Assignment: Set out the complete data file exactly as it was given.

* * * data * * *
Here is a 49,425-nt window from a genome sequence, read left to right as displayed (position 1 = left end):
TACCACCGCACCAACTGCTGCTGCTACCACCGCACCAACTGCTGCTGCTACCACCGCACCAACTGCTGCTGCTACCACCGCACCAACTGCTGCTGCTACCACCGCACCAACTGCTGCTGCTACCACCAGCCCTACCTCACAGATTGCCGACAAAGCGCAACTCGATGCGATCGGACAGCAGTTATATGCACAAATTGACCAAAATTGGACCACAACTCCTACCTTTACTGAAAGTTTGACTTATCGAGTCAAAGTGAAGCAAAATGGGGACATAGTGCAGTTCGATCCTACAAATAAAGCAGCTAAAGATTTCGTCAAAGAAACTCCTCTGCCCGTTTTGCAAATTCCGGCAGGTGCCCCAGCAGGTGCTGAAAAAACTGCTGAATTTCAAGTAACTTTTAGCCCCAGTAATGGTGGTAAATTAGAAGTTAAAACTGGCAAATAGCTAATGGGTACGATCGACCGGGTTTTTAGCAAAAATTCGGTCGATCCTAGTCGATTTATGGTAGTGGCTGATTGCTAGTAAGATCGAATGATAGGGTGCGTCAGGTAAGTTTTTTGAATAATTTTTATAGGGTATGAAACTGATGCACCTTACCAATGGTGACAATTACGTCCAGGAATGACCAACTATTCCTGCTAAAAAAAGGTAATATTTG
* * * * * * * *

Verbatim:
Here is a 49,425-nt window from a genome sequence, read left to right as displayed (position 1 = left end):
TACCACCGCACCAACTGCTGCTGCTACCACCGCACCAACTGCTGCTGCTACCACCGCACCAACTGCTGCTGCTACCACCGCACCAACTGCTGCTGCTACCACCGCACCAACTGCTGCTGCTACCACCAGCCCTACCTCACAGATTGCCGACAAAGCGCAACTCGATGCGATCGGACAGCAGTTATATGCACAAATTGACCAAAATTGGACCACAACTCCTACCTTTACTGAAAGTTTGACTTATCGAGTCAAAGTGAAGCAAAATGGGGACATAGTGCAGTTCGATCCTACAAATAAAGCAGCTAAAGATTTCGTCAAAGAAACTCCTCTGCCCGTTTTGCAAATTCCGGCAGGTGCCCCAGCAGGTGCTGAAAAAACTGCTGAATTTCAAGTAACTTTTAGCCCCAGTAATGGTGGTAAATTAGAAGTTAAAACTGGCAAATAGCTAATGGGTACGATCGACCGGGTTTTTAGCAAAAATTCGGTCGATCCTAGTCGATTTATGGTAGTGGCTGATTGCTAGTAAGATCGAATGATAGGGTGCGTCAGGTAAGTTTTTTGAATAATTTTTATAGGGTATGAAACTGATGCACCTTACCAATGGTGACAATTACGTCCAGGAATGACCAACTATTCCTGCTAAAAAAAGGTAATATTTG